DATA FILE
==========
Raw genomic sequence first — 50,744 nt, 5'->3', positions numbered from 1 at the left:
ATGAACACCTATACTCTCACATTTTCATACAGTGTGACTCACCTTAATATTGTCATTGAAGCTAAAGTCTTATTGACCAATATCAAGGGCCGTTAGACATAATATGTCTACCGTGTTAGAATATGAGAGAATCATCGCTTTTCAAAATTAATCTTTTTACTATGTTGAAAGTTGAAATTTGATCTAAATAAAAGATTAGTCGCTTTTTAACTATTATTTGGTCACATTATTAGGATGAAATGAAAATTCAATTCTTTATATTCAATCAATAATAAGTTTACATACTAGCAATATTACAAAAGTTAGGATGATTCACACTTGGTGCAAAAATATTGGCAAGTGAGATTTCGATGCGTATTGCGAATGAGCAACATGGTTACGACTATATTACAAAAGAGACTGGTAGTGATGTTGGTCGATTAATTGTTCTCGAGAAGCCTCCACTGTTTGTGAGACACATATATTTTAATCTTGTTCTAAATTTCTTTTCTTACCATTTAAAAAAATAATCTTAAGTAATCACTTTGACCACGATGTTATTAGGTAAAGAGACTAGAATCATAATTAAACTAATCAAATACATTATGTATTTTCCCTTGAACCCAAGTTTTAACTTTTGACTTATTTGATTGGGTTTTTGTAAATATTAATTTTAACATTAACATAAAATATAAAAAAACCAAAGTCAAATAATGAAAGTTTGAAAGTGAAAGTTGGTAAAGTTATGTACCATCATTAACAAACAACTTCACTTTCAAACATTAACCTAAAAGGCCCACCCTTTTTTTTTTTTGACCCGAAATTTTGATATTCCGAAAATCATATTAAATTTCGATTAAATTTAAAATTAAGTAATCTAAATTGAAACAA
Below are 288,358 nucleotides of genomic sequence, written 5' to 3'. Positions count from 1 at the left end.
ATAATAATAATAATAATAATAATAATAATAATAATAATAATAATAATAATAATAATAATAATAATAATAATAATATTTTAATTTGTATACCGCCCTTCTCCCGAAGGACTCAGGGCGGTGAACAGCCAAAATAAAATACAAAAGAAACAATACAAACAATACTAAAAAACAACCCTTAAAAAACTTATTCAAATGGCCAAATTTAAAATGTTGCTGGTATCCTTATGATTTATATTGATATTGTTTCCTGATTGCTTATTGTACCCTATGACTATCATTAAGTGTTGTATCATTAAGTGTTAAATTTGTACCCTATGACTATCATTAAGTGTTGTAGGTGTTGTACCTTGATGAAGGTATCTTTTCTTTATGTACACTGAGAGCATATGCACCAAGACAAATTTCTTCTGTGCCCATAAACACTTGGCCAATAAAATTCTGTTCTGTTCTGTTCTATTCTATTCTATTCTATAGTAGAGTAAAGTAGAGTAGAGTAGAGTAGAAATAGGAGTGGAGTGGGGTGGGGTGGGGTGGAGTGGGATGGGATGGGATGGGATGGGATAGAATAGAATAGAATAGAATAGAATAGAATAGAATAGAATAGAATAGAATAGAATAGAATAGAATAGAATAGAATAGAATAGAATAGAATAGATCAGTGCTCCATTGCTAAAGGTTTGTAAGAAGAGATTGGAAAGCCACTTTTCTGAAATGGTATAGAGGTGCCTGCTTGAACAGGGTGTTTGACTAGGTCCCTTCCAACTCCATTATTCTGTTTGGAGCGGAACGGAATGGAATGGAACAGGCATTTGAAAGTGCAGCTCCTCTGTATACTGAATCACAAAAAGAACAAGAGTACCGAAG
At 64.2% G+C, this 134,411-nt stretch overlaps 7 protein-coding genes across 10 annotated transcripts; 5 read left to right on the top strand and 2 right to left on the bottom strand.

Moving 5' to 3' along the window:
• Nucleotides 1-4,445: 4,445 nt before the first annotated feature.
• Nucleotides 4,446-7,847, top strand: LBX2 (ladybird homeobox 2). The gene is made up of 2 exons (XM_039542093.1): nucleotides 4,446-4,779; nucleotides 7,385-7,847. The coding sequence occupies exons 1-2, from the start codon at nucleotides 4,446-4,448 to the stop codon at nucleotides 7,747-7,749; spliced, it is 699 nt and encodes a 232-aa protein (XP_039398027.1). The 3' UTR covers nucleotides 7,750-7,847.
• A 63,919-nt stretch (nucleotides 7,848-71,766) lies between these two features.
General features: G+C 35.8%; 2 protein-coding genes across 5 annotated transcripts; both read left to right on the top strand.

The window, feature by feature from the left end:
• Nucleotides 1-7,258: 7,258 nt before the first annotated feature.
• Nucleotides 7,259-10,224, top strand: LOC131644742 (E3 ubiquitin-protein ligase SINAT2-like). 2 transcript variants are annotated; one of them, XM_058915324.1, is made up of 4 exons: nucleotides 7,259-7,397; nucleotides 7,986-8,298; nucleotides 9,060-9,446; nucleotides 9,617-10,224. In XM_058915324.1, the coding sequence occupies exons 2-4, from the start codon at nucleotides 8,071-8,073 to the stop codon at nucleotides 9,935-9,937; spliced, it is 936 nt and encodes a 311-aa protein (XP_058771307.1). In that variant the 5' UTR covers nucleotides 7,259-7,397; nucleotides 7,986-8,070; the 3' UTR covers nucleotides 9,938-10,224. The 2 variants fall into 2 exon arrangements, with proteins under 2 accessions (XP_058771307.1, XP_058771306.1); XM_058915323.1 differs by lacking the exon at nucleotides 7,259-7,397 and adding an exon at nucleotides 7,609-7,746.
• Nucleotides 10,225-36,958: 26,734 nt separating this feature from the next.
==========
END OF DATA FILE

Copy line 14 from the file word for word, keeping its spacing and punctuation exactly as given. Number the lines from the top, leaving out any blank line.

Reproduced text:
• Nucleotides 10,225-36,958: 26,734 nt separating this feature from the next.